Mugabe Regime Still Failing the Test, So Why Are We Handing It a Prize?
Armitage, Jim, The Independent (London, England)
Rewards for the punished are only meant to be for good behaviour. So why are we about to give a glittering prize to the unpleasant government dominated by Robert Mugabe? On Monday, in Brussels, the European Union's Foreign Affairs Council will lift certain targeted sanctions on the country. William Hague will sign up to the moves, which are being championed by the high representative, Labour's Baroness Ashton.
It's not clear yet exactly which barriers will be removed, but I'm reliably informed they will include the lifting of travel restrictions on certain members of the Mugabe regime, plus the unfreezing of some of their assets.
Many of Mr Mugabe's top officials have become spectacularly rich from his decades in power. Perhaps we should applaud as his newly liberated big guns come to Sloane Street to splash out in Rolex and Louis Vuitton - our economy needs all the help it can get. But I'm not entirely sure that boosting London's luxury goods industry is what the EU Foreign Affairs Council should be all about.
Zimbabwe remains a deeply troubled state, arguably run largely for the benefit of its leaders. Its diamond industry, as I wrote here some weeks ago, is deeply flawed and open to corruption. Large amounts of money from its diamond mines flow into the coffers of Zanu-PF, Human Rights Watch suggests, while its highly partisan police force continues to harass and arrest opposition activists.
So why are we about to give Mr Mugabe a big pat on the back?
Mr Hague, Lady Ashton and Co argue the sanctions should be lifted to recognise the fact that the government has said it will hold a referendum in March on a draft constitution. General elections should follow later in the year.
But, setting aside all the other allegations of ongoing corruption and human rights abuses, why would we want to be rewarding the regime for something it hasn't even done yet?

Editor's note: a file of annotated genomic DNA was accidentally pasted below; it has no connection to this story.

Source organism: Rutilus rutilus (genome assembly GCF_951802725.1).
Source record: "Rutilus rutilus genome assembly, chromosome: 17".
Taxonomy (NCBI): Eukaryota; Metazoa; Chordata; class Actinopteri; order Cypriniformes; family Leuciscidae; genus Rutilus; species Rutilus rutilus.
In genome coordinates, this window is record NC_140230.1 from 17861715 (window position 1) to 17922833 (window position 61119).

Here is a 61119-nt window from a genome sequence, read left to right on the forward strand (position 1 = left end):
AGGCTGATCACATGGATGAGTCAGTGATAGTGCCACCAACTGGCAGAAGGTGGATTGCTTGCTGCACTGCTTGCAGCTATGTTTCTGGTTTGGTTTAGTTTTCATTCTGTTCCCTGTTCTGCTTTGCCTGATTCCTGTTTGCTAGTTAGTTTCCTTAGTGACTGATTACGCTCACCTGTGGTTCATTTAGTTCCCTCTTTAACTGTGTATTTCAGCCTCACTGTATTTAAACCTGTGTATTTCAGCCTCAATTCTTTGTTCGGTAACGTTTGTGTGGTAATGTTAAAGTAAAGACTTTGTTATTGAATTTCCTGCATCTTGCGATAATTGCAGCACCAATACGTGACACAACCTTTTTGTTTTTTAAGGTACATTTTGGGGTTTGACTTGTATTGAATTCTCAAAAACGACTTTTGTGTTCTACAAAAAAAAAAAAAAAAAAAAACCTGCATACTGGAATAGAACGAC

The Zimbabwean sanctions should remain in force until free and fair elections have been held - and note that expression: "free and fair".
Luxury in Piccadilly, big risks in Zimbabwe
At a cost of 500 to 900 per ticket, the dozens of businessmen attending the ZimInvest London 2012 Forum last November will have been hoping for more than just a few egg-and-cress sandwiches. They will not have been disappointed. The five-star Le Meridien Piccadilly, not known for skimping on the catering, laid it on in luxurious style.
More importantly, the suits who assembled - fund managers and others looking to invest in Zimbabwe -met senior honchos from the country in what the event's marketing blurb described as "an excellent high-level networking platform".
The lifting of sanctions on Monday will be used by said honchos as a major recruiting tool in future conversations, we can have no doubt.
Attendees included the London Stock Exchange's Richard Webster- Smith, Old Mutual's Patrick Bowes and Standard Bank's London-based Matthew Pearson, all talking about the everyday realities of doing business in Zimbabwe.
Not present were the 11 British and Dutch folk who bought farmland in the country in the 1980s, when Mr Mugabe was encouraging inward investment. …